I watched one episode last week with a friend, a former Marine who served more than eight months in ‘Nam. He remarked about the hard-nosed North Vietnamese soldiers, fervent, violent Communists who had pushed aside the “nationalists” inspired by Ho Ching Minh. This particular episode pointed to this division in North Vietnam.

This country, so riven by discord and disagreement, treated our returning veterans with unjustified disrespect and scorn. Our fellow citizens forgot, shamelessly so, that our troops fought a miserable war planned and organized by civilian and military leaders.

Our troops deserved better treatment; they had fought for the right of their fellow citizens to disagree. They didn’t fight for inhumane treatment as they returned in uniform from a war they didn’t start or envision.

The Vietnam War bore little or no resemblance to World War II, the anti-fascist war fought by my generation’s fathers. It was far more complex. It resulted from the Cold War, not the evil, poisonous machinations of a European dictator. It had geo-political implications misunderstood by our political leaders. It required interference in a civil war between South and North Vietnam.

It compelled us to grasp an inconvenient truth: we didn’t belong in Vietnam.

Friends fought in Viet Nam. They returned, fortunately. I’ve met many veterans on the Eastern Shore. I deeply admire them. They fought in an unpopular war. They endured senseless abuse when they came home. They moved on.

I think about Kent County resident Wayne Gilchrest, a former First District congressman who served in Vietnam as an enlisted man in the Marines. He quietly wears his combat service as a badge of honor. His experience in war and keen intelligence informed his decision to oppose President George W. Bush’s decision to initiate war against Iraq. For taking this position, as well as other independent stands, this moderate Republican lost a primary election to current Congressman Andy Harris. We lost a really good person and military veteran in our fractious Congress.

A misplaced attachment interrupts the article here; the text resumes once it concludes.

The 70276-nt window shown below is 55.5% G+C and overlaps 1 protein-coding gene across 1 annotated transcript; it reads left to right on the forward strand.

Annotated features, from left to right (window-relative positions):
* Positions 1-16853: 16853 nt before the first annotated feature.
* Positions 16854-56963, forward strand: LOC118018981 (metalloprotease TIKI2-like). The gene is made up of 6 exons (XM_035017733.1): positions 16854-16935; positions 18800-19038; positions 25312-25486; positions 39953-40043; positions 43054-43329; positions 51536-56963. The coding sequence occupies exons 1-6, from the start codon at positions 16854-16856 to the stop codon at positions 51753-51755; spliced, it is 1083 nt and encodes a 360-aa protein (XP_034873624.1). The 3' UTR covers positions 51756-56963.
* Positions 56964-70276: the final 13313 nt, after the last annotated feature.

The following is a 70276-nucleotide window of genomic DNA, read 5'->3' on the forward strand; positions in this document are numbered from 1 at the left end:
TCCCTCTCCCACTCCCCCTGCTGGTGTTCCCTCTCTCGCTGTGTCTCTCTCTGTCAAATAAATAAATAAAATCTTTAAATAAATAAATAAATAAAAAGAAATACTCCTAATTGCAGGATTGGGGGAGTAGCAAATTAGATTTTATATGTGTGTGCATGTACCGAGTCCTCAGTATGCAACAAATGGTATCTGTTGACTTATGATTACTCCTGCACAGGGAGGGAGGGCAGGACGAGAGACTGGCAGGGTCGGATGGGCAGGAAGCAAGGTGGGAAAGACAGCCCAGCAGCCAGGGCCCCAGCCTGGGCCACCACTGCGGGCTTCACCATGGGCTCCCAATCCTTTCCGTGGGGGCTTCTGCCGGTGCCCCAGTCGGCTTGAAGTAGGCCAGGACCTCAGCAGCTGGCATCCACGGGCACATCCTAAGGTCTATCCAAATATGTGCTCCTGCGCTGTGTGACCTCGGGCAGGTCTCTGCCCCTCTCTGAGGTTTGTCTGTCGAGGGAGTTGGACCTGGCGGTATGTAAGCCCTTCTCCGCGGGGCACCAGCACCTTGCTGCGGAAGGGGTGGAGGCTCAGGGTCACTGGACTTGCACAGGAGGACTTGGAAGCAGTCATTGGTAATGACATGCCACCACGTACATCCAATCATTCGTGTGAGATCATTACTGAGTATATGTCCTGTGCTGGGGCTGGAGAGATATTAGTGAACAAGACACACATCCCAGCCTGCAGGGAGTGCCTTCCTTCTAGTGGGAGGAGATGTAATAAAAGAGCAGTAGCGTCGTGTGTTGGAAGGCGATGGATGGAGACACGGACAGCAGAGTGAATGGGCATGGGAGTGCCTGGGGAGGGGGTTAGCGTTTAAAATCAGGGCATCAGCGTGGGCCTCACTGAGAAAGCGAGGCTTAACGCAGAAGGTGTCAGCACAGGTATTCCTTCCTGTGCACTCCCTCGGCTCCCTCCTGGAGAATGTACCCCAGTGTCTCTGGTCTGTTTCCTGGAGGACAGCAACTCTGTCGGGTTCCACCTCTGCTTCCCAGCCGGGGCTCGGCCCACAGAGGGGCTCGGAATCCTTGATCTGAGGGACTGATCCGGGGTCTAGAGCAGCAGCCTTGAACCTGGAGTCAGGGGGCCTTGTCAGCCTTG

At this writing, I’ve watched two more episodes. I continue to be immersed in a documentary about an explosive and contentious time in American history. Burns and Novick have produced a documentary not only about a war but about a country that suffered loss of precious American lives and a world shaken by this remote conflict.

This superb 10-episode documentary represents television at its best. The drama inherent in the starkly realistic history of the Vietnam War, as presented by Ken Burns and Lynn Novick, pierced my soul.

Columnist Howard Freedlander retired in 2011 as Deputy State Treasurer of the State of Maryland.  Previously, he was the executive officer of the Maryland National Guard. He  also served as community editor for Chesapeake Publishing, lastly at the Queen Anne’s Record-Observer.  In retirement, Howard serves on the boards of several non-profits on the Eastern Shore, Annapolis and Philadelphia.


Letters to Editor

  1. Yes. And excellent documentary. I compare the Vietnam War to the Civil War. While there weren’t nearly as many American casualties, I think the Vietnam War divided us in a similar way and, like the Civil War, still divides us today. Thank you for you analysis and reaction.